Difference between a Highway and a Freeway

By: | Updated: Feb-10, 2020

Highways and freeways are major roads that grant access to major cities. But while they are commonly used interchangeably, the two kinds of roads actually have structural differences that make them applicable for specific traveling needs.

Summary Table

HighwayFreeway
Accessed via an intersection or a rampAccessed via a ramp
Built with toll booths, traffic signals, pedestrian lanes, and intersectionsBuilt without toll booths, traffic signals, pedestrian lanes, and intersections
Designed to alleviate traffic congestion and to facilitate faster travel between citiesDesigned to minimize travel times for longer distances
Has two to four lanesHas four to six lanes
Usually has no barrier between two opposing lanesUsually has a barrier between two opposing lanes
Imposes a lower speed limitImposes a higher speed limit
Grants general access to all types of vehiclesUsually restricts the entry of motorcycles, bicycles, and heavy transport vehicles
Regulated and maintained by the state governmentMainly regulated and maintained by the federal government

Descriptions

A highway

A highway is a major road that connects main roads and small roads.

A freeway

A freeway, on the other hand, is a major road built with several lanes that facilitates fast travel.

Highway vs Freeway

They were built for the same purpose: to offer better access to a wide range of destinations. However, there is still a huge difference between a highway and a freeway.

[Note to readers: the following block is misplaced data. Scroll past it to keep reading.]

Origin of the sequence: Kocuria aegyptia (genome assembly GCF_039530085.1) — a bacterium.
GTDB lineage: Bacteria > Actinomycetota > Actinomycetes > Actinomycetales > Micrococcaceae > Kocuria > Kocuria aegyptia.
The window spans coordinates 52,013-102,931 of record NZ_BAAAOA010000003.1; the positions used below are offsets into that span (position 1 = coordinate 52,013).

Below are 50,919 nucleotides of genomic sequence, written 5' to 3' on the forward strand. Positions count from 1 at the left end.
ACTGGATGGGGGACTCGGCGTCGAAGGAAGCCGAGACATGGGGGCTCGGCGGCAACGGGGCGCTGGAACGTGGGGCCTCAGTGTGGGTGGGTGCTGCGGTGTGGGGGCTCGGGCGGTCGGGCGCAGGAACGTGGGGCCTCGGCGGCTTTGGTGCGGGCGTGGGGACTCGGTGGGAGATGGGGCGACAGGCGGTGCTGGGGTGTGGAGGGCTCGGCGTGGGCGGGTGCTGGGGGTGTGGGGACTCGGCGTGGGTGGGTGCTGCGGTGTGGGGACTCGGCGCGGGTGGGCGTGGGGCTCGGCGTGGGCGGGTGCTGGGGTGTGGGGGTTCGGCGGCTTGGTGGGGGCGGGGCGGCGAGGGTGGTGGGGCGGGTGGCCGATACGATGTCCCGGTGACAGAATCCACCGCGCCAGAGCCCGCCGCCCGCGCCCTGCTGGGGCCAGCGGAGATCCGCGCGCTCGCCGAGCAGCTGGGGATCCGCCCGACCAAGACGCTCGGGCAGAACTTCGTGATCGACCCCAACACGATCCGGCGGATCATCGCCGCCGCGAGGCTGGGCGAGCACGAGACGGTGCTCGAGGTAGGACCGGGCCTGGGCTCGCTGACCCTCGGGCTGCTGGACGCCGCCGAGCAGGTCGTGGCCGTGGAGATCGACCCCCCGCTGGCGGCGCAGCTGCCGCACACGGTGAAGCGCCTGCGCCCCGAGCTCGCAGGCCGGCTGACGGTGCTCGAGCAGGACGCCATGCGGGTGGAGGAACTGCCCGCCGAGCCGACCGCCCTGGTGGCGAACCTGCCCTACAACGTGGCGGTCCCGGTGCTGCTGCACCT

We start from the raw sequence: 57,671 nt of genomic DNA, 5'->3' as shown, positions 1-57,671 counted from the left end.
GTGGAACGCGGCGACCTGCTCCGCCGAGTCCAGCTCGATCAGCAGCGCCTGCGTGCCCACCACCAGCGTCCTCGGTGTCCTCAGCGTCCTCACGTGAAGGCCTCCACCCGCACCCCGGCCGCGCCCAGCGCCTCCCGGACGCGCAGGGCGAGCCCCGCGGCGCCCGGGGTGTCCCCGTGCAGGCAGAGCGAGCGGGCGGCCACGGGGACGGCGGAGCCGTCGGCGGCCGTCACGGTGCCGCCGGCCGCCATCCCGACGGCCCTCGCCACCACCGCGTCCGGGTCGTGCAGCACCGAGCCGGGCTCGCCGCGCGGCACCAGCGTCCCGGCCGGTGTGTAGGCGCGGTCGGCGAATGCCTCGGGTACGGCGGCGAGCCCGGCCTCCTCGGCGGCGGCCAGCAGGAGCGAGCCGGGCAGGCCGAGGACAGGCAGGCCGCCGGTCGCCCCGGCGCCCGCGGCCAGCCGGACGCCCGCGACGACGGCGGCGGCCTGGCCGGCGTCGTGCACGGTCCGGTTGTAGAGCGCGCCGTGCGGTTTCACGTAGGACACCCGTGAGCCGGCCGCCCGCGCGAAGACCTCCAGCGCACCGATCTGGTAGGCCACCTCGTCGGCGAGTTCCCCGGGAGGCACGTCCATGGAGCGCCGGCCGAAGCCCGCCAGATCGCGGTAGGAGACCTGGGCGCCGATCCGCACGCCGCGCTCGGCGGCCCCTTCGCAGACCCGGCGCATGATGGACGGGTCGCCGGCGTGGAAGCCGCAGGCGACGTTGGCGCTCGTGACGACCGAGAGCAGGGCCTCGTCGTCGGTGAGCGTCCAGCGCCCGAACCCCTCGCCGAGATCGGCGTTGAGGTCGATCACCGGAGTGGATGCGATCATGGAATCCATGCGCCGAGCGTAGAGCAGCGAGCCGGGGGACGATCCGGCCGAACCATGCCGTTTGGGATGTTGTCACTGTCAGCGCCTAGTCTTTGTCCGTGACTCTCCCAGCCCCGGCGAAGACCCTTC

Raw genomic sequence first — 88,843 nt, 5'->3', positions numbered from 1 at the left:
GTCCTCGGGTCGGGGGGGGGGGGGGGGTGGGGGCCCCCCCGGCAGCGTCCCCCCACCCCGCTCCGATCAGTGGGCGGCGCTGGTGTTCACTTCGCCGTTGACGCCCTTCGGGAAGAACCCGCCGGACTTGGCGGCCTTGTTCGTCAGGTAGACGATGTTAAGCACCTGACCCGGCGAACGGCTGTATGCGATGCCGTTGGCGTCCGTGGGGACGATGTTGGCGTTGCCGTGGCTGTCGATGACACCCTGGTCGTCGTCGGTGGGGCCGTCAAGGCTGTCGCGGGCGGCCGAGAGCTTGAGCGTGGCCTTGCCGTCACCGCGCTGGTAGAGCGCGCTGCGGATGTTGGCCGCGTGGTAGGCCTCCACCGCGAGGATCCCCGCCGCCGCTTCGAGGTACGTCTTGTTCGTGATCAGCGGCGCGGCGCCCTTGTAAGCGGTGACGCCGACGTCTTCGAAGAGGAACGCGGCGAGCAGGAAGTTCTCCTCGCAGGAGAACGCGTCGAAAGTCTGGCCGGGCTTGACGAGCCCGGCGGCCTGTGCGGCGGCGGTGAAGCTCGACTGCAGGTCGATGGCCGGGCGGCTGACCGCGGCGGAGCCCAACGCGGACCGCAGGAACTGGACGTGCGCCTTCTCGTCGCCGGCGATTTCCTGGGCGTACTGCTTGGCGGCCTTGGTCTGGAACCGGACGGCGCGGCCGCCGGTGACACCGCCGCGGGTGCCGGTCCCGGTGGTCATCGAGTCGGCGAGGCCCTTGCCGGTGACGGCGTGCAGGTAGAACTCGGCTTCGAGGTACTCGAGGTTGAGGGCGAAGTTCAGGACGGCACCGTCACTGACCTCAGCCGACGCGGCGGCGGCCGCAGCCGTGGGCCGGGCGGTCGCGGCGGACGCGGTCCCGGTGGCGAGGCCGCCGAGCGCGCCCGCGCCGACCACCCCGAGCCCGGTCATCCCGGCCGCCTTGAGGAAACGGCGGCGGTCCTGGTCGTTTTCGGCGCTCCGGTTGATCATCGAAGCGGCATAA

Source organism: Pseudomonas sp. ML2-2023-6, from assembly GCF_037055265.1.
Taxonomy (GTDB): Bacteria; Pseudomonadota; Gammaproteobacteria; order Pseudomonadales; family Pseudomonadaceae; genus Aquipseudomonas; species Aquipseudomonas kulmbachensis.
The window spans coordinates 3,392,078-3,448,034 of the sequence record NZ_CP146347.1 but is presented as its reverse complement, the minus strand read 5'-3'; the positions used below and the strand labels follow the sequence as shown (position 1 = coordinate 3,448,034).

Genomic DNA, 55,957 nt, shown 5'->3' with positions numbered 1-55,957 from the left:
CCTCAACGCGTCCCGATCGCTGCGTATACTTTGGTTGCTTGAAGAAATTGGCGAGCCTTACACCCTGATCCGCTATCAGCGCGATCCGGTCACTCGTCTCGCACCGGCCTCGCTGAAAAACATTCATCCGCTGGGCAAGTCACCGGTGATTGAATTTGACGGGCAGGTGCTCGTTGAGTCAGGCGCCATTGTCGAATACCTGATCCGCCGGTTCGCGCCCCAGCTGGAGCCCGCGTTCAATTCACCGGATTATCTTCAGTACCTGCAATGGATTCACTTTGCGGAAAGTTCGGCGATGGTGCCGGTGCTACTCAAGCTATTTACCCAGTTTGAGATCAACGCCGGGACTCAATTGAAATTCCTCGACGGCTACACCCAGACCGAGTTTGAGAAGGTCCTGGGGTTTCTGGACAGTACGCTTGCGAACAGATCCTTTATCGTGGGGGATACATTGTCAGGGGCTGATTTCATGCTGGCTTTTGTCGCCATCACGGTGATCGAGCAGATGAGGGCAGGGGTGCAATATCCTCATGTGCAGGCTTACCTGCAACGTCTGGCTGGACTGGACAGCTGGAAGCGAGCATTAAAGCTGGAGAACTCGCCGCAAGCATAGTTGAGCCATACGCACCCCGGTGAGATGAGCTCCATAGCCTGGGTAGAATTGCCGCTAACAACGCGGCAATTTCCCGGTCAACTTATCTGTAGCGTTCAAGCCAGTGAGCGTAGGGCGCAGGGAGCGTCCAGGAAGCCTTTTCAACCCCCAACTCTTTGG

Access

A highway can be accessed via an intersection or a ramp, which directs travelers to different areas, while a freeway is always linked to a ramp. Unlike a highway, a freeway does not have intersections since it is designed to facilitate fast travel.

Design

A freeway is basically a type of highway but it is structurally different from ordinary highways that serve as a link between main roads and small local roads. Unlike a highway, a freeway is free from toll booths, traffic signals, pedestrian lanes, and intersections.

Purpose

A highway serves as a parent road of small pathways, which lead to houses and other populated parts of cities and towns. Wider than ordinary city roads, a highway was designed to alleviate traffic congestion and to facilitate faster travel between cities. While a highway and a freeway both have a common goal, freeways are built to minimize travel times for longer distances. Just like a horse competing in a race, cars on a freeway can travel freely since there are no pedestrian lanes, traffic signals, and other structures that can cause delays.

Lanes

A highway usually has two to four lanes, while a freeway has between four and six lanes. Aside from the differences in the number of lanes, a freeway has a barrier between the two opposing directions, while a highway has none.

Speed Limit

Speed limits apply to all types of roads, and highways and freeways are no exception. However, between the two, cars on a freeway are allowed to travel faster since the main goal is to cut travel times. Typically, the speed limit imposed on highways is around 55 mph – a figure that’s usually 10-20 mph less than that of freeways.

Vehicular Restrictions

Unlike a highway that grants general access to all types of vehicles, a freeway has vehicular restrictions. In most cases, motorcycles, bicycles, and heavy transport vehicles cannot pass through freeways.

Maintenance

Highways are regulated and maintained by the state government, while most freeways are maintained by the federal government.

Did this article help you?
Thank you!
Thank you!
What was wrong?